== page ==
The positive side of mining

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By Angela Mutiso

From Excavation to Conservation

The basis of modern society relies a lot on the mining industry. Almost every mineral or metal in use today stems from mining.  This is a centuries-old practice that has stood the test of time despite evolving global forces and technological developments.

Let us look at the complex realm of the mining sector, and its profound significance in shaping the past and the future as well as its environmental impact. Mining involves extracting valuable resources or materials from the Earth’s crust. There are many types of mining. However, Mineral Mining is the most common association with the term. It involves digging out valuable minerals or ores, like coal, iron, copper, gold, diamonds, and many more, from the Earth’s surface. These minerals are then processed and perfected for various manufacturing and commercial uses.

The extraction often needs specialized techniques, equipment, and expertise. Mining is key to almost every facet of our lives, from construction to the technological innovations that advance our lives. But we must be vigilant of the broader balance of benefits and impacts and how mining operations should be carried out.

Mining is almost unavoidable in the world we are living in today, but it must be viable. According to the International Council on Mining and Metals –ICMM (an international organisation dedicated to a safe, fair and sustainable mining and metals industry) – even if we were to recycle all the freely available metals and minerals in the world today, we would only meet a small percentage of the total mineral and metal requirements of society. This is in part due to the demands of a growing global population but also the reality that metals and minerals can remain in use for many years and are therefore simply unavailable for recycling. ICMM observes that there could be well over 4,000 different minerals. 

Mining can appear destructive but it can be done in an environmentally friendly way. There are factors you must take into account when you are thinking of mining an area. You should identify possible environmental effects, propose measurements to mitigate adverse effects and predict whether there will be significant adverse environmental impacts, even after the mitigation is implemented.

What should you consider when reviewing a typical Environmental Impact Assessment- (EIA) for a Mining Project?

 EIA is a tool used to assess the significant effects of a project or development proposal on the environment. EIAs make sure that project decision makers think about the likely effects on the environment at the earliest possible time and aim to avoid, reduce or offset those effects. explains that the purpose of an EIA is to provide clear and impartial information about a project’s potential environmental and social impacts. They advise that questions to consider when reviewing an EIA should be;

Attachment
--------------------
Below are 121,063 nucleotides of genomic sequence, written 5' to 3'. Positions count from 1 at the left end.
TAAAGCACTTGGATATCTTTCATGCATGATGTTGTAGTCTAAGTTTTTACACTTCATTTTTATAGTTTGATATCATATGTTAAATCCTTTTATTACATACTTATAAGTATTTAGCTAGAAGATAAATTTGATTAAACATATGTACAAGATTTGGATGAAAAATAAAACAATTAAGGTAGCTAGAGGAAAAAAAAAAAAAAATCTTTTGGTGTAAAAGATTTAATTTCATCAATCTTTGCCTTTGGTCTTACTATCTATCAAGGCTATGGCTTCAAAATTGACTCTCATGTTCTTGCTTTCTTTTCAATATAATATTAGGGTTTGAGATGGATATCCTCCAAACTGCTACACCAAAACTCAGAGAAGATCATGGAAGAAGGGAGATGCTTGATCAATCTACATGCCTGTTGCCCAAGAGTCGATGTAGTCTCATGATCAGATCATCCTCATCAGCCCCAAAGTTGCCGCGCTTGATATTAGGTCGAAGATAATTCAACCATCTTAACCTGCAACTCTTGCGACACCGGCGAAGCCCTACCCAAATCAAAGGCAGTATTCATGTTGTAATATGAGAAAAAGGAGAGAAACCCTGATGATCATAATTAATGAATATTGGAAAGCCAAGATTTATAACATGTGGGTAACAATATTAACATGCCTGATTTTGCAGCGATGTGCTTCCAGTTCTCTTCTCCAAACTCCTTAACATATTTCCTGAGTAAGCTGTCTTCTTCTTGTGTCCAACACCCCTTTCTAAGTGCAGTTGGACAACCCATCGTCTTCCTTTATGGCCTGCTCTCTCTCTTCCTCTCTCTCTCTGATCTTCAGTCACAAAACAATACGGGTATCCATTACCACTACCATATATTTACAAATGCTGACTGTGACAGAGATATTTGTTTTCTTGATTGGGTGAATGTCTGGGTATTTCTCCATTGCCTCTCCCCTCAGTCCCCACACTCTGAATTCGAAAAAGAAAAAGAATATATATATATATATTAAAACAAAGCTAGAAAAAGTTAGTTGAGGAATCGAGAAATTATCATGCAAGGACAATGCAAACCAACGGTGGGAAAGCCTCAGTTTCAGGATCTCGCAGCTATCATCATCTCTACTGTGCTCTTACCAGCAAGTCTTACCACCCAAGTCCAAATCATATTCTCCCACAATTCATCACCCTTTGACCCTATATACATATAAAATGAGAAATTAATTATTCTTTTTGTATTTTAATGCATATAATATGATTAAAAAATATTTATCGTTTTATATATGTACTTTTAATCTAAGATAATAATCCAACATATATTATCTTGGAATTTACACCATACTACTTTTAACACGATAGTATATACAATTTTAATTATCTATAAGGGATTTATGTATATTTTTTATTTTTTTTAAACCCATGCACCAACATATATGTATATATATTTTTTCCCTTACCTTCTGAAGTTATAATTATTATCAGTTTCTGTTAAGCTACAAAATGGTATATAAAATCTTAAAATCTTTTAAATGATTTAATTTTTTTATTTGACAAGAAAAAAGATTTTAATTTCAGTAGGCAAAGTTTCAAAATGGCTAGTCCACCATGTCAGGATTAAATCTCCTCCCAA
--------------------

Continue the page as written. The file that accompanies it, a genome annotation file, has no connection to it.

“Does the EIA fulfill requirements for the proposed activity, as set out in the relevant EIA guidelines or Terms of Reference? Does the EIA focus on the issues that most concern the community? Does the description of the existing environment reflect actual conditions? Is the information sufficient? Has the EIA defined the area of direct and indirect influence of the project? Is the impact analysis clear about the extent and significance of the impacts? Is the analysis rigorous enough?”

 It notes that other questions should be; “What sources support the conclusions? Can they be verified?  Is there enough information about alternatives to the project?  Is the EIA clear and easy to understand? Does it acknowledge limitations and difficulties? And finally, does the EIA describe how the project would implement proposed mitigation and management measures (including pollution control measures and closure)?”

What is the EIA of Kenya?

The National Environment Management Authority (NEMA) – Kenya, via defines EIA as a critical examination of the effects of a project on the environment. It states that any proponent of a project should conduct an EIA and prepare a report and submit to NEMA. The EIA must be done by a registered and licensed EIA/EA expert by NEMA – Responsible mining companies engage in land reclamation and rehabilitation efforts after a mining site has been exhausted. This can involve restoring the landscape, replanting native vegetation, and creating wildlife habitats, thus minimizing the long-term environmental impact.

When you talk of responsible mining in Kenya, you are reminded of the marvels that took place at Bamburi Cement Factory through Haller Park.  Here are excerpts on the subject from a feature presented in this Journal titled Saving the Planet with a Cement Factory by Author – C.M. “When the definitive story of corporate social responsibility in Kenya gets written, the name of Bamburi Cement Limited is likely to feature in the first chapter, and throughout the text, as a shining example of how an industry that has almost unlimited risk for contaminating the environment can take the lead in protecting the planet.  And the star of the story is likely to be the Swiss-born naturalist Dr Rene Haller. A skilled gardener with an unlimited appetite for a challenge, Dr Haller persuaded the company in 1970 to set him loose on the seven square kilometres of barren moonscape that had been created by more than 20 years of quarrying operations.